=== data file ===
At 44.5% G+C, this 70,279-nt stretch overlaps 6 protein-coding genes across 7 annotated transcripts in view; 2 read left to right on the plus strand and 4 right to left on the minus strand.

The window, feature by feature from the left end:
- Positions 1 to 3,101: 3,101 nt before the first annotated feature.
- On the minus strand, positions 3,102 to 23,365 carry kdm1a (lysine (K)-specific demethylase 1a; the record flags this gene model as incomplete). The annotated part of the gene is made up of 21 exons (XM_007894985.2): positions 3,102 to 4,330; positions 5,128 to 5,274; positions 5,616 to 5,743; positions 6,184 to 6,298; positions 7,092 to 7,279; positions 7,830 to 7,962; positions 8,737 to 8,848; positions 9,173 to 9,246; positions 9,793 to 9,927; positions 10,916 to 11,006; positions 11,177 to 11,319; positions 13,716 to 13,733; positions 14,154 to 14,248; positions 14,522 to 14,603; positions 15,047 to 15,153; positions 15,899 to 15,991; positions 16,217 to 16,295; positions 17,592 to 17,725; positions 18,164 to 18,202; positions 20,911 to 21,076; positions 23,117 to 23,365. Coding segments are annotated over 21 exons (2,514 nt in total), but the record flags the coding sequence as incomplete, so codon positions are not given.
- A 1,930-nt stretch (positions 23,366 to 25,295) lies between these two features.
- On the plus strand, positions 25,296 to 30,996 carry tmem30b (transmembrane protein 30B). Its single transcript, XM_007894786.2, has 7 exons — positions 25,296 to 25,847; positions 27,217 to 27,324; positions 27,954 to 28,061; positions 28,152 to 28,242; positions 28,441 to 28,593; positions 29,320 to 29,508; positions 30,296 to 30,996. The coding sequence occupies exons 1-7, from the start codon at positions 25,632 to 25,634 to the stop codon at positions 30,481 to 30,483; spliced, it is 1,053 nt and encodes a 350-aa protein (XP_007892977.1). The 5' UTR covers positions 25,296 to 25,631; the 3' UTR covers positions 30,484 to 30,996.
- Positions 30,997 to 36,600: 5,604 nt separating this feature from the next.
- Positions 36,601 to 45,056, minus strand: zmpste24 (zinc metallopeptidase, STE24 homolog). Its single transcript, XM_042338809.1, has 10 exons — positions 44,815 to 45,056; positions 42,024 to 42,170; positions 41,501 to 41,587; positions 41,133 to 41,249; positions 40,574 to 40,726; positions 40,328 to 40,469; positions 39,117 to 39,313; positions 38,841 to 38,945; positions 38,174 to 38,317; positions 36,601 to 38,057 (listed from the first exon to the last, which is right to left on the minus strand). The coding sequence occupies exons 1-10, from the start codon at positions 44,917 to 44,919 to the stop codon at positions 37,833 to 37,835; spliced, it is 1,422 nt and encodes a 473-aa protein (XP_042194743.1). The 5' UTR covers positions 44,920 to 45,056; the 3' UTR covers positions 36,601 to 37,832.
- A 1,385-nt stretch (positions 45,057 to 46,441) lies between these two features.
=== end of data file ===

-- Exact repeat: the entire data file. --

At 44.5% G+C, this 70,279-nt stretch overlaps 6 protein-coding genes across 7 annotated transcripts in view; 2 read left to right on the plus strand and 4 right to left on the minus strand.

The window, feature by feature from the left end:
- Positions 1 to 3,101: 3,101 nt before the first annotated feature.
- On the minus strand, positions 3,102 to 23,365 carry kdm1a (lysine (K)-specific demethylase 1a; the record flags this gene model as incomplete). The annotated part of the gene is made up of 21 exons (XM_007894985.2): positions 3,102 to 4,330; positions 5,128 to 5,274; positions 5,616 to 5,743; positions 6,184 to 6,298; positions 7,092 to 7,279; positions 7,830 to 7,962; positions 8,737 to 8,848; positions 9,173 to 9,246; positions 9,793 to 9,927; positions 10,916 to 11,006; positions 11,177 to 11,319; positions 13,716 to 13,733; positions 14,154 to 14,248; positions 14,522 to 14,603; positions 15,047 to 15,153; positions 15,899 to 15,991; positions 16,217 to 16,295; positions 17,592 to 17,725; positions 18,164 to 18,202; positions 20,911 to 21,076; positions 23,117 to 23,365. Coding segments are annotated over 21 exons (2,514 nt in total), but the record flags the coding sequence as incomplete, so codon positions are not given.
- A 1,930-nt stretch (positions 23,366 to 25,295) lies between these two features.
- On the plus strand, positions 25,296 to 30,996 carry tmem30b (transmembrane protein 30B). Its single transcript, XM_007894786.2, has 7 exons — positions 25,296 to 25,847; positions 27,217 to 27,324; positions 27,954 to 28,061; positions 28,152 to 28,242; positions 28,441 to 28,593; positions 29,320 to 29,508; positions 30,296 to 30,996. The coding sequence occupies exons 1-7, from the start codon at positions 25,632 to 25,634 to the stop codon at positions 30,481 to 30,483; spliced, it is 1,053 nt and encodes a 350-aa protein (XP_007892977.1). The 5' UTR covers positions 25,296 to 25,631; the 3' UTR covers positions 30,484 to 30,996.
- Positions 30,997 to 36,600: 5,604 nt separating this feature from the next.
- Positions 36,601 to 45,056, minus strand: zmpste24 (zinc metallopeptidase, STE24 homolog). Its single transcript, XM_042338809.1, has 10 exons — positions 44,815 to 45,056; positions 42,024 to 42,170; positions 41,501 to 41,587; positions 41,133 to 41,249; positions 40,574 to 40,726; positions 40,328 to 40,469; positions 39,117 to 39,313; positions 38,841 to 38,945; positions 38,174 to 38,317; positions 36,601 to 38,057 (listed from the first exon to the last, which is right to left on the minus strand). The coding sequence occupies exons 1-10, from the start codon at positions 44,917 to 44,919 to the stop codon at positions 37,833 to 37,835; spliced, it is 1,422 nt and encodes a 473-aa protein (XP_042194743.1). The 5' UTR covers positions 44,920 to 45,056; the 3' UTR covers positions 36,601 to 37,832.
- A 1,385-nt stretch (positions 45,057 to 46,441) lies between these two features.